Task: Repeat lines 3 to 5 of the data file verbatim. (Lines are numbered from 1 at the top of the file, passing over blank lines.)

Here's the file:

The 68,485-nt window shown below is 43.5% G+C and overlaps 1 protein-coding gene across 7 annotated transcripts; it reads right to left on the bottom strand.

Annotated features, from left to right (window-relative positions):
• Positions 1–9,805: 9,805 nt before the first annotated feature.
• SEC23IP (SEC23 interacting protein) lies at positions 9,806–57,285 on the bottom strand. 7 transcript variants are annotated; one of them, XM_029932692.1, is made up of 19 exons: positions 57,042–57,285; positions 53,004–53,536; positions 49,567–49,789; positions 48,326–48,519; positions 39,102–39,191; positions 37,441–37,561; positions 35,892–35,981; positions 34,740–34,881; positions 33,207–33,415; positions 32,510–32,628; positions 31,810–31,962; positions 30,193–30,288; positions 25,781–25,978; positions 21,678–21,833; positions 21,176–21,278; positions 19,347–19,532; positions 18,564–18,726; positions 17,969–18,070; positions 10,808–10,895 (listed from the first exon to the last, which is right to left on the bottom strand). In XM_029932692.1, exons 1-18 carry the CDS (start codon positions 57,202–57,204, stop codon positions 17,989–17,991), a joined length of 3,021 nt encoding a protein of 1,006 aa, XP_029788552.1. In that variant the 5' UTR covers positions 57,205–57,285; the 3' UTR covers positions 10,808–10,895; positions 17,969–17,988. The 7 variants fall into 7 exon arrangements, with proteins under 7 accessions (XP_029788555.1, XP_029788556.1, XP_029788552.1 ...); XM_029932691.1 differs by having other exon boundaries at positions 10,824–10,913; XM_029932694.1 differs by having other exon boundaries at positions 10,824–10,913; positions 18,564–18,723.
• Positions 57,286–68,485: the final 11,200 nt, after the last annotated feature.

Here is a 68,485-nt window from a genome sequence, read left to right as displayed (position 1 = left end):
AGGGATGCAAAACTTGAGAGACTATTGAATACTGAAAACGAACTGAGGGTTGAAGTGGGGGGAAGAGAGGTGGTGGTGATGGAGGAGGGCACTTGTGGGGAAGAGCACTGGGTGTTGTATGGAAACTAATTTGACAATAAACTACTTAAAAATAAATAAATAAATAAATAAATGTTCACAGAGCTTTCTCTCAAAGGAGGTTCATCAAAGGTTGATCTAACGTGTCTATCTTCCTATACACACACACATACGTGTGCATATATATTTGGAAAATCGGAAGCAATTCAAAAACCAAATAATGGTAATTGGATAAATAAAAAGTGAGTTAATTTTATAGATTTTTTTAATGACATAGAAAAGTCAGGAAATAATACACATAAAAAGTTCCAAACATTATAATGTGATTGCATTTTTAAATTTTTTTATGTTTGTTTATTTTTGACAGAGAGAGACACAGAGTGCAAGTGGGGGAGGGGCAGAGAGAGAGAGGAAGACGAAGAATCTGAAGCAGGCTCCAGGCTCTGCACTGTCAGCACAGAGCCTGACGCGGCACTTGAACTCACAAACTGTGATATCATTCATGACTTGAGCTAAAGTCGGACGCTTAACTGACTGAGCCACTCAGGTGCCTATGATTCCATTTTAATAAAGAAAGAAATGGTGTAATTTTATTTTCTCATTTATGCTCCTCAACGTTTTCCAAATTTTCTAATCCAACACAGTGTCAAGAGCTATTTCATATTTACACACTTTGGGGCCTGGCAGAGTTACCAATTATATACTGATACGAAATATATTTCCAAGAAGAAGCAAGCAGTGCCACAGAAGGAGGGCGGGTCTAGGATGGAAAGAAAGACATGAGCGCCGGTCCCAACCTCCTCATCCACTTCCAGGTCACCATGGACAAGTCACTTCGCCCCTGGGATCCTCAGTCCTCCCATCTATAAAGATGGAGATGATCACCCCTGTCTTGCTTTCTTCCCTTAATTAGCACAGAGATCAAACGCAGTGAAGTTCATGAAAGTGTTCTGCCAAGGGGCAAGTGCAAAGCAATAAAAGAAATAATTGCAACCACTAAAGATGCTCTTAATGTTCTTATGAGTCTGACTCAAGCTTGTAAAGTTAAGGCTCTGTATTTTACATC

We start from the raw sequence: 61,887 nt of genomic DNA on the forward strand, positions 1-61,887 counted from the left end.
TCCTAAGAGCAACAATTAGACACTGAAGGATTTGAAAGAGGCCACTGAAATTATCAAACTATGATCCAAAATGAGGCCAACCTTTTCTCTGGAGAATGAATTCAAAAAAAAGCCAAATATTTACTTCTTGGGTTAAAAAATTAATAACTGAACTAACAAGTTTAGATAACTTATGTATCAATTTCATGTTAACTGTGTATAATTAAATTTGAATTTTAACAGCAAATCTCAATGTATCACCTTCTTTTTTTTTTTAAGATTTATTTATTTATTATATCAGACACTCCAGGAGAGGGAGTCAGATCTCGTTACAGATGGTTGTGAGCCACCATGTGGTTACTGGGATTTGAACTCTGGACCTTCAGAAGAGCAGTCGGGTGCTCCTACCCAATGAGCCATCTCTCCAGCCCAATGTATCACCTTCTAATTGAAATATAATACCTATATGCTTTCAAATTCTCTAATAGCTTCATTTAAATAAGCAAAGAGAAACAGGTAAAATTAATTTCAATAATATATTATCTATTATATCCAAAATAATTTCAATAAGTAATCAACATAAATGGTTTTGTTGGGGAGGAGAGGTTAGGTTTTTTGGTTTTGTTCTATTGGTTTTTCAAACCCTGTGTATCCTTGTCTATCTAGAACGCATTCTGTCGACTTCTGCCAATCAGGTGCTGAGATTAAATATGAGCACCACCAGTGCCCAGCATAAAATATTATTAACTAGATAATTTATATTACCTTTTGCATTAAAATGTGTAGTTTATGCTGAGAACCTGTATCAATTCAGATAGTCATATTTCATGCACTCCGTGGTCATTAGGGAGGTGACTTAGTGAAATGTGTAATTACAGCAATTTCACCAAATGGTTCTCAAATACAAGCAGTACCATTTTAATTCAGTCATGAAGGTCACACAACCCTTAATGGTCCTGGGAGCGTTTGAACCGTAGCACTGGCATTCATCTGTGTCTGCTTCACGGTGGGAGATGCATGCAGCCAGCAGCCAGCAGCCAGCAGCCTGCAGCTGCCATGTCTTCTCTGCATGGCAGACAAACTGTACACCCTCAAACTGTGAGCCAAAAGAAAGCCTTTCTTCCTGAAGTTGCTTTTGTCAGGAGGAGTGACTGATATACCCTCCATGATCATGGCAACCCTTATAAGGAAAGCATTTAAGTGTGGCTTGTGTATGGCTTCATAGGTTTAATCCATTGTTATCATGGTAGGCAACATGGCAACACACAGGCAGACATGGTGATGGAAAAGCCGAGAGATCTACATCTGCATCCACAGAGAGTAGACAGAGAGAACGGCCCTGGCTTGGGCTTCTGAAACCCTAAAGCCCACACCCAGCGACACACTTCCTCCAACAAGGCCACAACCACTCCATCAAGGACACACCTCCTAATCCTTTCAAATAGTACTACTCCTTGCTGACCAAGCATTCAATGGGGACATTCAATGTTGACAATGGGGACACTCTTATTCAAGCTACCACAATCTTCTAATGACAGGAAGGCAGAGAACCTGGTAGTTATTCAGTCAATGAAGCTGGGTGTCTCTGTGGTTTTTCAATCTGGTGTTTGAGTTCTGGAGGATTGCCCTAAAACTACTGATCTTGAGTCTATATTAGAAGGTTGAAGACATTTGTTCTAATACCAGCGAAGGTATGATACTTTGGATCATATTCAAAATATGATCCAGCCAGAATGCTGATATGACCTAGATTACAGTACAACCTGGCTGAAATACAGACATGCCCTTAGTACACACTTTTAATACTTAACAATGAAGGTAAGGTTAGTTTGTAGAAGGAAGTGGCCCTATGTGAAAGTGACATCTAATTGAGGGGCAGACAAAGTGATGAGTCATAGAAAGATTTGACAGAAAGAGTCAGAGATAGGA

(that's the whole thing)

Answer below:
• Positions 1–9,805: 9,805 nt before the first annotated feature.
• SEC23IP (SEC23 interacting protein) lies at positions 9,806–57,285 on the bottom strand. 7 transcript variants are annotated; one of them, XM_029932692.1, is made up of 19 exons: positions 57,042–57,285; positions 53,004–53,536; positions 49,567–49,789; positions 48,326–48,519; positions 39,102–39,191; positions 37,441–37,561; positions 35,892–35,981; positions 34,740–34,881; positions 33,207–33,415; positions 32,510–32,628; positions 31,810–31,962; positions 30,193–30,288; positions 25,781–25,978; positions 21,678–21,833; positions 21,176–21,278; positions 19,347–19,532; positions 18,564–18,726; positions 17,969–18,070; positions 10,808–10,895 (listed from the first exon to the last, which is right to left on the bottom strand). In XM_029932692.1, exons 1-18 carry the CDS (start codon positions 57,202–57,204, stop codon positions 17,989–17,991), a joined length of 3,021 nt encoding a protein of 1,006 aa, XP_029788552.1. In that variant the 5' UTR covers positions 57,205–57,285; the 3' UTR covers positions 10,808–10,895; positions 17,969–17,988. The 7 variants fall into 7 exon arrangements, with proteins under 7 accessions (XP_029788555.1, XP_029788556.1, XP_029788552.1 ...); XM_029932691.1 differs by having other exon boundaries at positions 10,824–10,913; XM_029932694.1 differs by having other exon boundaries at positions 10,824–10,913; positions 18,564–18,723.
• Positions 57,286–68,485: the final 11,200 nt, after the last annotated feature.